We're just dipping our toes into earnings season. Why is the water so cold?
The economy is showing signs of fumbling the recovery. Initial jobless claims clocked in higher than economists were expecting. The United Kingdom technically slipped into a double-dip recession.
It's not just iffy news at the macro level.
There are more than a few companies that aren't pulling their own weight in this supposed economic recovery.
There are still plenty of names posting lower earnings than they did a year ago. Let's go over a few of the companies that are expected to go the wrong way on the bottom line next week.
Latest-Quarter EPS (Estimated)
Year-Ago Quarter EPS
Source: Thomson Reuters.
Clearing the table
Let's start at the top with Sohu.com.
One of China's leading Internet portals, Sohu also operates a fast-growing search engine and video website. The dot-com darling also has a majority stake in one of the country's larger online gaming companies.
Business isn't necessarily declining for the company. In fact, analysts see revenue climbing nearly 30% when the company reports on Monday morning. The rub here is diminishing margins.
Investors will also want to pay close attention to Sohu's guidance. The world's most populous nation has already gone public with lower economic growth targets than what the country has experienced in recent years, and earlier this week China's top search engine posted softer-than-expected revenue growth and guidance calling for decelerating top-line growth.
Avon Products is a bit of a drama queen these days. The direct marketer of cosmetics let its CEO go, and earlier this month became buyout bait when Coty stepped up with an unsolicited offer that was ultimately rebuffed.
The departure of controversial CEO Andrea Jung became official earlier this week after Sherilyn McCoy took the helm on Monday. Jung had the distinction of being the first female CEO in Avon's 126-year history, but she also attracted the wrong kind of attention when stateside sales started to slip and allegations of bribery to foreign officials surfaced.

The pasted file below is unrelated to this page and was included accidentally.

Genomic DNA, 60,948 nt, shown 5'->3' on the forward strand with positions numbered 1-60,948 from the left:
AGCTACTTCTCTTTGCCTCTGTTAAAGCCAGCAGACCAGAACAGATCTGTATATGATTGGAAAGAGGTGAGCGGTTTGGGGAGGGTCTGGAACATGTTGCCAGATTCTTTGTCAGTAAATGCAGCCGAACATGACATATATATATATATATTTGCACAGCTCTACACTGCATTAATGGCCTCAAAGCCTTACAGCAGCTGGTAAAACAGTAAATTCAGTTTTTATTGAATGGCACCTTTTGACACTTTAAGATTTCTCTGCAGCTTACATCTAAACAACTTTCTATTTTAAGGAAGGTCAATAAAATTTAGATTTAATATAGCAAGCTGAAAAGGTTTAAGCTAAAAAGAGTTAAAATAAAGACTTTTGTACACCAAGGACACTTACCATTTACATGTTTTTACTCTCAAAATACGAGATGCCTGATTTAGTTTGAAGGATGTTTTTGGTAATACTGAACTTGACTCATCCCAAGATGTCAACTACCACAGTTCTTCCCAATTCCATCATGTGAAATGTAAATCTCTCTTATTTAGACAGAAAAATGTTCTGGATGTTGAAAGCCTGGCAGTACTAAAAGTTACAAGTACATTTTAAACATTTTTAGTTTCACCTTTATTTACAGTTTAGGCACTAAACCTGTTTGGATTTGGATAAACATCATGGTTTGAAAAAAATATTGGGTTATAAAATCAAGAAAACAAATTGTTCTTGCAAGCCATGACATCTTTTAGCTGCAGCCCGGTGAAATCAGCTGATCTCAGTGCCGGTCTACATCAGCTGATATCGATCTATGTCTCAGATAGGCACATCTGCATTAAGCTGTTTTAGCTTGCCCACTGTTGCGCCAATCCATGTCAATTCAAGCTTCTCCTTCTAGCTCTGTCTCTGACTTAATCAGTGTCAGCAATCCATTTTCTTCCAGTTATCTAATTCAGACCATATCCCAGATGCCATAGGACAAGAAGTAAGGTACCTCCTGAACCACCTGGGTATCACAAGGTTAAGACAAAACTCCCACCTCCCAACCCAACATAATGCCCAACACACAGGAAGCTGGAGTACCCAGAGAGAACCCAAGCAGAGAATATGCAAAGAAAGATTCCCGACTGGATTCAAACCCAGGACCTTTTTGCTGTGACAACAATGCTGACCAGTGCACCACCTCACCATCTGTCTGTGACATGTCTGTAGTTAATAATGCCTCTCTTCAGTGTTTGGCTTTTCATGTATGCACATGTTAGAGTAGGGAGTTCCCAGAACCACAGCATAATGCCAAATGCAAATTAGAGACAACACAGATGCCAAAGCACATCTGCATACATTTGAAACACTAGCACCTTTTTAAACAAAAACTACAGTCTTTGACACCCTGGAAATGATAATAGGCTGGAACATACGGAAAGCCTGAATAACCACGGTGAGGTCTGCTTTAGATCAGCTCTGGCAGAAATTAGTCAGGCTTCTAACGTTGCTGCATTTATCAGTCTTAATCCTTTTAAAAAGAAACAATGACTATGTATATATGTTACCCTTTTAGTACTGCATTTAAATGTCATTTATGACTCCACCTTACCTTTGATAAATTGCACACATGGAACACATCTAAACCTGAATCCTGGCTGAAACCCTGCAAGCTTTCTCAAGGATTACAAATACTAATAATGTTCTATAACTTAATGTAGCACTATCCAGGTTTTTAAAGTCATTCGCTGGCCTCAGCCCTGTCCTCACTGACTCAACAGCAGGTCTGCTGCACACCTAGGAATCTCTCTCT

Acme Packet's session border controllers are essential in making crisp and reliable Web-based phone calls. Unfortunately, it's disconnecting on the bottom line. If you want more bad news, Acme Packet has actually come up short against Wall Street's profit targets in the past two quarters. It's not the trend that investors like to see heading into a report next Wednesday where the pros already see Acme Packet taking a 37% hit.
Garmin is the GPS giant that's starting to find its way. The market's braced for a slight dip in profitability, but Garmin has delivered back-to-back quarters of trouncing analyst estimates by better than 40%. Just as the Acme Packet trend is problematic, investors paying attention won't be surprised if Garmin actually bucks the trend from this list of companies and actually finds a way to deliver bottom-line growth.
Finally we have World Wrestling Entertainment. The 6.1% yield may be rewarding patient investors, but the over-the-top wrestling champ has been consistently missing analyst income projections over the past year.
Why the long face, short-seller?
These companies have seen better days. The market has rewarded many of these stocks with reasonable gains over the past year, but they still haven't earned those upticks. Lower earnings translates into higher earnings multiples, and nobody wants to see that happen.
The good news here is that Wall Street already expects these companies to deliver shrinking bottom lines. In other words, the bad news is already baked into the shares.
The more I think about it, the less worried I become.
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